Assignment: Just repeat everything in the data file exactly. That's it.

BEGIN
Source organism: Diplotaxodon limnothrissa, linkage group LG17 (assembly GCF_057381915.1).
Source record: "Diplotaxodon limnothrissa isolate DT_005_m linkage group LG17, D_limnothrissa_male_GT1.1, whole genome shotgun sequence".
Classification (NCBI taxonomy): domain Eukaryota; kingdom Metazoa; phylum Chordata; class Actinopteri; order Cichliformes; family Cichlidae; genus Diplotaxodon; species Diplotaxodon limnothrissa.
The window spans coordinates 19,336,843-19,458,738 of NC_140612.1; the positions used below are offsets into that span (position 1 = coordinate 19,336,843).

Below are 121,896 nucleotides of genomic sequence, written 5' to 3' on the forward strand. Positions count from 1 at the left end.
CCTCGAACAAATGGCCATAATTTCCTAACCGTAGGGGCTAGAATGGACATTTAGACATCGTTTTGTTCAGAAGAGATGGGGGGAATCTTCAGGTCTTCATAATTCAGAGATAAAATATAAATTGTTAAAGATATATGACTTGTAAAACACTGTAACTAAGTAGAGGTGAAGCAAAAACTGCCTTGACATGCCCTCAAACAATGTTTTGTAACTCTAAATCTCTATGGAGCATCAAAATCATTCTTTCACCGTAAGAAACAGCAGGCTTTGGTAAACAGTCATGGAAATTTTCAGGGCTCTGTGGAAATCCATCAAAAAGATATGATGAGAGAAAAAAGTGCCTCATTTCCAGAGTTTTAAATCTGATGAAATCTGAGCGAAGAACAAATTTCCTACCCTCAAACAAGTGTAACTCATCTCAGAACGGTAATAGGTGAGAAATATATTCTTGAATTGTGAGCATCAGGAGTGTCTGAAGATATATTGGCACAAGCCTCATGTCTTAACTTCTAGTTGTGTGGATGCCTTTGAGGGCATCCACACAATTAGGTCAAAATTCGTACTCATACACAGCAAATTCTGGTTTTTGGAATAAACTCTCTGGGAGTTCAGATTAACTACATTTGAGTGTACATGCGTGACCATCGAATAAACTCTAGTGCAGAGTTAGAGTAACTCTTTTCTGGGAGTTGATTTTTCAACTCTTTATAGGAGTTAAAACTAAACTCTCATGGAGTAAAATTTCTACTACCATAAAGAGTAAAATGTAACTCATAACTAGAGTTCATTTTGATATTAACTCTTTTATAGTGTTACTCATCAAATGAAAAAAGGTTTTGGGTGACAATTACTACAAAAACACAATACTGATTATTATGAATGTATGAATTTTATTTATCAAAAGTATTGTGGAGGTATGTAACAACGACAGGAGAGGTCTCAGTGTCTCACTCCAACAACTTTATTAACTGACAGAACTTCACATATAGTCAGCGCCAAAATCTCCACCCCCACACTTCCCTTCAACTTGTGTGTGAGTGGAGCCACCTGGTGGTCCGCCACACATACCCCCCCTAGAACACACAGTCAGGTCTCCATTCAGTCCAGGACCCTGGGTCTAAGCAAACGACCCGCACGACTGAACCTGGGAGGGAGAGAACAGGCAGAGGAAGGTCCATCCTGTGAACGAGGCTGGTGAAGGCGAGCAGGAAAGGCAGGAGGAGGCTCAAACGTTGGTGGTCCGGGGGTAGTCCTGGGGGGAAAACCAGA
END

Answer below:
Source organism: Diplotaxodon limnothrissa, linkage group LG17 (assembly GCF_057381915.1).
Source record: "Diplotaxodon limnothrissa isolate DT_005_m linkage group LG17, D_limnothrissa_male_GT1.1, whole genome shotgun sequence".
Classification (NCBI taxonomy): domain Eukaryota; kingdom Metazoa; phylum Chordata; class Actinopteri; order Cichliformes; family Cichlidae; genus Diplotaxodon; species Diplotaxodon limnothrissa.
The window spans coordinates 19,336,843-19,458,738 of NC_140612.1; the positions used below are offsets into that span (position 1 = coordinate 19,336,843).

Below are 121,896 nucleotides of genomic sequence, written 5' to 3' on the forward strand. Positions count from 1 at the left end.
CCTCGAACAAATGGCCATAATTTCCTAACCGTAGGGGCTAGAATGGACATTTAGACATCGTTTTGTTCAGAAGAGATGGGGGGAATCTTCAGGTCTTCATAATTCAGAGATAAAATATAAATTGTTAAAGATATATGACTTGTAAAACACTGTAACTAAGTAGAGGTGAAGCAAAAACTGCCTTGACATGCCCTCAAACAATGTTTTGTAACTCTAAATCTCTATGGAGCATCAAAATCATTCTTTCACCGTAAGAAACAGCAGGCTTTGGTAAACAGTCATGGAAATTTTCAGGGCTCTGTGGAAATCCATCAAAAAGATATGATGAGAGAAAAAAGTGCCTCATTTCCAGAGTTTTAAATCTGATGAAATCTGAGCGAAGAACAAATTTCCTACCCTCAAACAAGTGTAACTCATCTCAGAACGGTAATAGGTGAGAAATATATTCTTGAATTGTGAGCATCAGGAGTGTCTGAAGATATATTGGCACAAGCCTCATGTCTTAACTTCTAGTTGTGTGGATGCCTTTGAGGGCATCCACACAATTAGGTCAAAATTCGTACTCATACACAGCAAATTCTGGTTTTTGGAATAAACTCTCTGGGAGTTCAGATTAACTACATTTGAGTGTACATGCGTGACCATCGAATAAACTCTAGTGCAGAGTTAGAGTAACTCTTTTCTGGGAGTTGATTTTTCAACTCTTTATAGGAGTTAAAACTAAACTCTCATGGAGTAAAATTTCTACTACCATAAAGAGTAAAATGTAACTCATAACTAGAGTTCATTTTGATATTAACTCTTTTATAGTGTTACTCATCAAATGAAAAAAGGTTTTGGGTGACAATTACTACAAAAACACAATACTGATTATTATGAATGTATGAATTTTATTTATCAAAAGTATTGTGGAGGTATGTAACAACGACAGGAGAGGTCTCAGTGTCTCACTCCAACAACTTTATTAACTGACAGAACTTCACATATAGTCAGCGCCAAAATCTCCACCCCCACACTTCCCTTCAACTTGTGTGTGAGTGGAGCCACCTGGTGGTCCGCCACACATACCCCCCCTAGAACACACAGTCAGGTCTCCATTCAGTCCAGGACCCTGGGTCTAAGCAAACGACCCGCACGACTGAACCTGGGAGGGAGAGAACAGGCAGAGGAAGGTCCATCCTGTGAACGAGGCTGGTGAAGGCGAGCAGGAAAGGCAGGAGGAGGCTCAAACGTTGGTGGTCCGGGGGTAGTCCTGGGGGGAAAACCAGA